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Summer of ICANN

Zane Bundy —  June 27, 2014 — Leave a comment

On New gTLD Program’s Third Anniversary, Webinar Sheds Light On Progress, Role of Program In The Future of Internet Governance

June marks the beginning of summer, at least in the northern hemisphere – longer days, shorter nights and (depending on your internal thermostat) either life-affirming warmth or misery-inducing heat.

This year, June is also notable for Internet governance milestones: Not only does it mark the third anniversary of ICANN’s New gTLD Program, but it’s the month in which ICANN holds its 50th public meeting in London.

In a webinar entitled, “Three Years Beyond the Dot: A Retrospective of the New gTLD Program”, FairWinds President and CEO Nao Matsukata considers the Program in relation to Internet governance and provides key questions to consider as the governance debate develops at home and abroad.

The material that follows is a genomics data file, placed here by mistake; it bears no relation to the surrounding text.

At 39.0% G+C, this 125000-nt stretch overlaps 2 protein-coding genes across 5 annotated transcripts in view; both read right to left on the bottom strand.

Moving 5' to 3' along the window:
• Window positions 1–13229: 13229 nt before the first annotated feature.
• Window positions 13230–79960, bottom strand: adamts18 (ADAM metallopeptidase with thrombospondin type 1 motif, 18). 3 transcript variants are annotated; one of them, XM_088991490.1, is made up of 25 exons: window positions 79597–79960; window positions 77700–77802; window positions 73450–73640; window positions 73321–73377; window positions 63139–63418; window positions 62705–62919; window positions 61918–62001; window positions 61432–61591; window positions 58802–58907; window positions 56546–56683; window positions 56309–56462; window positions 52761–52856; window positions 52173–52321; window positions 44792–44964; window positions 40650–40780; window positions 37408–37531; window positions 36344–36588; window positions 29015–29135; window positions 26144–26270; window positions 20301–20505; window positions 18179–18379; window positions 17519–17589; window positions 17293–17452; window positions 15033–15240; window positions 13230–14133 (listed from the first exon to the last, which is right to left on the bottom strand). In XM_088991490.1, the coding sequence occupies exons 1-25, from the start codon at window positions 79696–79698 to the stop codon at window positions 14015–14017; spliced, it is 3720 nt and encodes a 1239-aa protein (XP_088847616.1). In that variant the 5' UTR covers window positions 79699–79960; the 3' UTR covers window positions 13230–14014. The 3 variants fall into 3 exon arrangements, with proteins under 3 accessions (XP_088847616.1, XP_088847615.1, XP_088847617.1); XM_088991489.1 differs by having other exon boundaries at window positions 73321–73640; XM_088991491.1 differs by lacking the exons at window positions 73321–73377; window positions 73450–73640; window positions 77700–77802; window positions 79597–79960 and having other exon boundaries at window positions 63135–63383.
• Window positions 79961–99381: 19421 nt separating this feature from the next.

The webinar is divided into four main parts: Overview, Decision to Launch, Evaluation & Measurement, and Conclusion. In the first section, Matsukata plays a short, animated video about the program to get everyone on the “same page” in terms of what new gTLDs are and how the Internet is expanding.

He compared the Internet of the 90’s, when Google search was born and innovative new business models like Amazon and eBay were founded, to the Internet today. It is, he said, a substantially more global network that must grapple with increasingly complex and pressing governance issues, thanks in large part to the revelations of National Security Agency (NSA) spying made public by Edward Snowden in 2013.